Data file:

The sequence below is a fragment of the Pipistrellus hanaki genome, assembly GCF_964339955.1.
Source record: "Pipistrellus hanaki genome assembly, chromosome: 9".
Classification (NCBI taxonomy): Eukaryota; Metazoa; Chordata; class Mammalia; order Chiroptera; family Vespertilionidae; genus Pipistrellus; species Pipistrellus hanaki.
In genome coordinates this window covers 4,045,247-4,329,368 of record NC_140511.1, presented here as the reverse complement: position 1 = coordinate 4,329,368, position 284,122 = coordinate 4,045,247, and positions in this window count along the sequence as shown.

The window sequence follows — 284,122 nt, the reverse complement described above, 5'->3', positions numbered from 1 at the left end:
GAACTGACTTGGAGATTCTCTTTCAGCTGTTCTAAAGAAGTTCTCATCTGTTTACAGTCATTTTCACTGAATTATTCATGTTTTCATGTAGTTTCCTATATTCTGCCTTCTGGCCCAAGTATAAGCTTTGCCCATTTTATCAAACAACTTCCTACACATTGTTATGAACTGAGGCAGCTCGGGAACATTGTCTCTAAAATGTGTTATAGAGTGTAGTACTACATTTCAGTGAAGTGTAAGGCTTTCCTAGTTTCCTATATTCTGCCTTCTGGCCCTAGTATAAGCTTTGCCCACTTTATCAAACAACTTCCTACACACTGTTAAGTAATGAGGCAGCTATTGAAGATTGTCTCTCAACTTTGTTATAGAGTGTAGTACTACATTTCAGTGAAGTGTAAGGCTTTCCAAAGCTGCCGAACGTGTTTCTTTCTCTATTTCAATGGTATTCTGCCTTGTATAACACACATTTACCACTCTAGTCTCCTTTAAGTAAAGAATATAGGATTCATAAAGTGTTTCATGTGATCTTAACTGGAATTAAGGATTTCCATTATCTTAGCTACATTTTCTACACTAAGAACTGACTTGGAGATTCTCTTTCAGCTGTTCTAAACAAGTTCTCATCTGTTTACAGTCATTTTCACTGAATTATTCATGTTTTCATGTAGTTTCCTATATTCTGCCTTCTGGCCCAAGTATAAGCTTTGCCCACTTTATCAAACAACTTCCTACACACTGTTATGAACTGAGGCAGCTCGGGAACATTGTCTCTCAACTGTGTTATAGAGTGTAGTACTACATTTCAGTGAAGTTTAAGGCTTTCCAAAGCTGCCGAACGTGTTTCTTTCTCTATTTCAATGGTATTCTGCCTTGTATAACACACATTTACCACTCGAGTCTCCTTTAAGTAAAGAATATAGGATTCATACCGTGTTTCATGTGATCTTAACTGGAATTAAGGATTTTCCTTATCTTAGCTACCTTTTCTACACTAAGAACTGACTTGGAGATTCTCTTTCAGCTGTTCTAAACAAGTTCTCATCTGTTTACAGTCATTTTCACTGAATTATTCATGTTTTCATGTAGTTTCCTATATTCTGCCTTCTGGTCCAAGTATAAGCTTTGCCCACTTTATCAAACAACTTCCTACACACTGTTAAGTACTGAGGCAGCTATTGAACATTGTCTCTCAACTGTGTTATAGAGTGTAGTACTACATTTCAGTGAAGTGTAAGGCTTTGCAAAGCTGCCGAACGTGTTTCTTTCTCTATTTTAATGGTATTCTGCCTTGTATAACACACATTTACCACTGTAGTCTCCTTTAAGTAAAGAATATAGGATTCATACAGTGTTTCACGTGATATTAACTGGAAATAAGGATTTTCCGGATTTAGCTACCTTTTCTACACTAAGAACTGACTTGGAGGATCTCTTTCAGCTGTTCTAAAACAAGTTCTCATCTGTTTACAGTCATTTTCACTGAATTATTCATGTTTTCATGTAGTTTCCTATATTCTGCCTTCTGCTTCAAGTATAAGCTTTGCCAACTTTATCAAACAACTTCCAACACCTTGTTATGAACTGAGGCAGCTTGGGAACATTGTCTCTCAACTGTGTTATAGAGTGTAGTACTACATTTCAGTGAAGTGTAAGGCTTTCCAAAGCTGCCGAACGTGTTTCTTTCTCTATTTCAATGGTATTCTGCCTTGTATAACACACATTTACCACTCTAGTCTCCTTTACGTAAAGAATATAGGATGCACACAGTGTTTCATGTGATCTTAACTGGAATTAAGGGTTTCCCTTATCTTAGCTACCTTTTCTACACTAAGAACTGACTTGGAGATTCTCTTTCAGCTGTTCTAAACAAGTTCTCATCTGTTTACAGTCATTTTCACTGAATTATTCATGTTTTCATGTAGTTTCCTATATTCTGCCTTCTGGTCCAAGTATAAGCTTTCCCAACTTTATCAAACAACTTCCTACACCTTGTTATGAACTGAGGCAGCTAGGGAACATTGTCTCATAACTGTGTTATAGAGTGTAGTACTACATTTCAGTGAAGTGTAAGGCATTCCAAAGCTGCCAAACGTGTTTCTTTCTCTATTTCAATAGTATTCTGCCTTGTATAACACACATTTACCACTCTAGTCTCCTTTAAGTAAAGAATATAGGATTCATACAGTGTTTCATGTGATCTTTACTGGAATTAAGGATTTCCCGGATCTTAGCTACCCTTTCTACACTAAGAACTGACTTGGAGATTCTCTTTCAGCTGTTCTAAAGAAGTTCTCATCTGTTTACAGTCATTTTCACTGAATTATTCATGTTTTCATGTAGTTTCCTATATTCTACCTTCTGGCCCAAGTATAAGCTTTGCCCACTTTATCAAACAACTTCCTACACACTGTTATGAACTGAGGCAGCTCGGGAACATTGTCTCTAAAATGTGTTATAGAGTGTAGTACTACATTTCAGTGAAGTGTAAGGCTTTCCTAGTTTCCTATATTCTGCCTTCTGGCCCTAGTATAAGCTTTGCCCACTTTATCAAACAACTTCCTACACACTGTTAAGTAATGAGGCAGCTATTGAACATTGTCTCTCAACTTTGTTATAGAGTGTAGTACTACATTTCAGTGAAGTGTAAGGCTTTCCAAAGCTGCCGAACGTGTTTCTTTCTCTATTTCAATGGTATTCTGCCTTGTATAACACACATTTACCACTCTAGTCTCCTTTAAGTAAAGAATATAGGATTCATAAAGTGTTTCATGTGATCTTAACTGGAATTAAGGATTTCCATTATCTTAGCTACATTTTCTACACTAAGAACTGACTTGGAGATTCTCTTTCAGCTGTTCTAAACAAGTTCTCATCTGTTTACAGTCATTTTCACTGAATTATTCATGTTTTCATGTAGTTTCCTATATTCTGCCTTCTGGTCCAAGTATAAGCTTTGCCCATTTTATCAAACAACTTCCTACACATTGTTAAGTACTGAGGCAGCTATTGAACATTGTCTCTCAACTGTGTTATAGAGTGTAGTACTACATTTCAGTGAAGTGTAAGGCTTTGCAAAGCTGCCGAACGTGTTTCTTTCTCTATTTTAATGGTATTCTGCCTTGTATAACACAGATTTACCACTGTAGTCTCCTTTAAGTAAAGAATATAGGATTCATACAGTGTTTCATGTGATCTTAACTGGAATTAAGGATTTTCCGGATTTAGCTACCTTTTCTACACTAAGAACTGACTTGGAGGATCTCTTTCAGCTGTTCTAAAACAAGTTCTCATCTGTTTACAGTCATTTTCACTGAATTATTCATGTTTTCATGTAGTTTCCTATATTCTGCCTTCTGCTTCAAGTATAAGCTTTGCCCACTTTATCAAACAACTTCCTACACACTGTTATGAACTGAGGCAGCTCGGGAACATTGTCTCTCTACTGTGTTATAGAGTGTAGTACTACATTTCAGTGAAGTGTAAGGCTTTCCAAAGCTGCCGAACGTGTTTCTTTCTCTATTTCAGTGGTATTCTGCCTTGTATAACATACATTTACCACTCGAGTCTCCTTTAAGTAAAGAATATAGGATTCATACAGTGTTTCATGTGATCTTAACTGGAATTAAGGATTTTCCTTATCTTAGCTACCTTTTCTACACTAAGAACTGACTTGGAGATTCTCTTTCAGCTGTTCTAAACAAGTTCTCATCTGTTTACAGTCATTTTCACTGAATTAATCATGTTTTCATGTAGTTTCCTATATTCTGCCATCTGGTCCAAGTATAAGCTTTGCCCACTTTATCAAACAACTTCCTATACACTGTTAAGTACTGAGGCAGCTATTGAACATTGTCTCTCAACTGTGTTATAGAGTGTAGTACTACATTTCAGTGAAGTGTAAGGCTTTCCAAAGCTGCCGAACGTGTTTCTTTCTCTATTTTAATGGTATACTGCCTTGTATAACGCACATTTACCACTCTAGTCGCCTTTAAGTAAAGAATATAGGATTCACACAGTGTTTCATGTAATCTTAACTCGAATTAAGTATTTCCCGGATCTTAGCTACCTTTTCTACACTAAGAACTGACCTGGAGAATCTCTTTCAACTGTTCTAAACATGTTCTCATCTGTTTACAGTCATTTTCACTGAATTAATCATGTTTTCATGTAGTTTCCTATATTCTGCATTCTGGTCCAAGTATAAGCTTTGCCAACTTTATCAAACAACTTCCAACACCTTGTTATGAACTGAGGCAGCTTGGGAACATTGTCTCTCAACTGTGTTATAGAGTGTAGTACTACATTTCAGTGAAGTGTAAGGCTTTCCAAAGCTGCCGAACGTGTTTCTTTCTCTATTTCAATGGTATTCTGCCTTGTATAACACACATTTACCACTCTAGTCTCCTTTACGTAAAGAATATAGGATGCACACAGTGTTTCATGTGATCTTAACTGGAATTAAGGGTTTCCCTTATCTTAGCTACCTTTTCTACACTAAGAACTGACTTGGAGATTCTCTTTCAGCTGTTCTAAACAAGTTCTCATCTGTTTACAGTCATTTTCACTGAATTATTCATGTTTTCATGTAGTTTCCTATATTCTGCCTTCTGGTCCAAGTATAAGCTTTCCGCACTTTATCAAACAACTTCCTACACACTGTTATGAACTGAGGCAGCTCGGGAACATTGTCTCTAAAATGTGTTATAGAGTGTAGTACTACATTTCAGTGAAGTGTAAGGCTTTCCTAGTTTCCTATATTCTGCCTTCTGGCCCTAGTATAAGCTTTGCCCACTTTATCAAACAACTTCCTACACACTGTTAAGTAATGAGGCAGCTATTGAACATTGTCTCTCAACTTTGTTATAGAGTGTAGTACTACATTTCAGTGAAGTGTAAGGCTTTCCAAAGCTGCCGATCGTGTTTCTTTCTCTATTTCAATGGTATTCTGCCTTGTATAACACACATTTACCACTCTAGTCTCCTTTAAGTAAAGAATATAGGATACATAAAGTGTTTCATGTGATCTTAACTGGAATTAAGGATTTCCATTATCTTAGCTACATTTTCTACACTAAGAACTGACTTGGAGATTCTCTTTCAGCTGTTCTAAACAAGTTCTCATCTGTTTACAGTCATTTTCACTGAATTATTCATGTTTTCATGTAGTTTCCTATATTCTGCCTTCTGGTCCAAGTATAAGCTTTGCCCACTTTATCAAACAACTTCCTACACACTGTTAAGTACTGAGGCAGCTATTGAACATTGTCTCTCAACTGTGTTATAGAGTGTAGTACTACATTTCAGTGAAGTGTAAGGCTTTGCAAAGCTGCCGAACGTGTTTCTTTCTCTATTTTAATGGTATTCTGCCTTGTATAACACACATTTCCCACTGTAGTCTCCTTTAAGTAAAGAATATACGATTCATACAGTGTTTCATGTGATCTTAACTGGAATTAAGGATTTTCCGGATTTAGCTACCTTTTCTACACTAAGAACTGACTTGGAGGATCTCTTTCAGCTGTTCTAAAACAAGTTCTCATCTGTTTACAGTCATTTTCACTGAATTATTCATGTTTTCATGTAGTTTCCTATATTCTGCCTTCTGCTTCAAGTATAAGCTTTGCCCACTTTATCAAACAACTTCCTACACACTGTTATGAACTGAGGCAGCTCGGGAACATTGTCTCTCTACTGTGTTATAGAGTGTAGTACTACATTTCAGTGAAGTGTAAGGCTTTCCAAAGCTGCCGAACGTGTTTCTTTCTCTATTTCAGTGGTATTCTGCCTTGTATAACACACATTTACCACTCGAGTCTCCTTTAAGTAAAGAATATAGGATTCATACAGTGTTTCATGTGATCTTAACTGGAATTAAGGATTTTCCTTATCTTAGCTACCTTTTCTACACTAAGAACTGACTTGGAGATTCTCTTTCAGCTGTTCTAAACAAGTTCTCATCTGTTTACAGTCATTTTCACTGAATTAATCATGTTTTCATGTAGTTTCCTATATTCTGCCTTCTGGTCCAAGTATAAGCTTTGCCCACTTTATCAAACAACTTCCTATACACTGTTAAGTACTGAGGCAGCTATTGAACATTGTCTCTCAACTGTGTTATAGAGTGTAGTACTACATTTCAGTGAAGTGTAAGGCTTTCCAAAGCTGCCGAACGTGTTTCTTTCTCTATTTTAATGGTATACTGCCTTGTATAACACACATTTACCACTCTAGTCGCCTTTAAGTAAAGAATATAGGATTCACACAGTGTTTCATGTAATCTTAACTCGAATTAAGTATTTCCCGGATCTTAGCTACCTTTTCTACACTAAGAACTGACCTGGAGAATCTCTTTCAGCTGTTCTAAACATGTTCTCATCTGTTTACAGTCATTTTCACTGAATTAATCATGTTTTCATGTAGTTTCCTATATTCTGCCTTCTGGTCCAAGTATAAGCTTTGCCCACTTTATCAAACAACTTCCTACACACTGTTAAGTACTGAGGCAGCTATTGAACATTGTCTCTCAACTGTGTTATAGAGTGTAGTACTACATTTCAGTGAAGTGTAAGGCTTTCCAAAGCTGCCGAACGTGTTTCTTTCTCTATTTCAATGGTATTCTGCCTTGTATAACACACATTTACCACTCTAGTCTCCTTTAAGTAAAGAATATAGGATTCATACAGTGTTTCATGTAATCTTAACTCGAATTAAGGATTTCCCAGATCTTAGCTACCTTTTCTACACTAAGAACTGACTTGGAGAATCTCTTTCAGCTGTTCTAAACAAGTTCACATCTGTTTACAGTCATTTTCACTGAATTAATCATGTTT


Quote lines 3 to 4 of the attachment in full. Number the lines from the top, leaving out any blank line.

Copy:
Classification (NCBI taxonomy): Eukaryota; Metazoa; Chordata; class Mammalia; order Chiroptera; family Vespertilionidae; genus Pipistrellus; species Pipistrellus hanaki.
In genome coordinates this window covers 4,045,247-4,329,368 of record NC_140511.1, presented here as the reverse complement: position 1 = coordinate 4,329,368, position 284,122 = coordinate 4,045,247, and positions in this window count along the sequence as shown.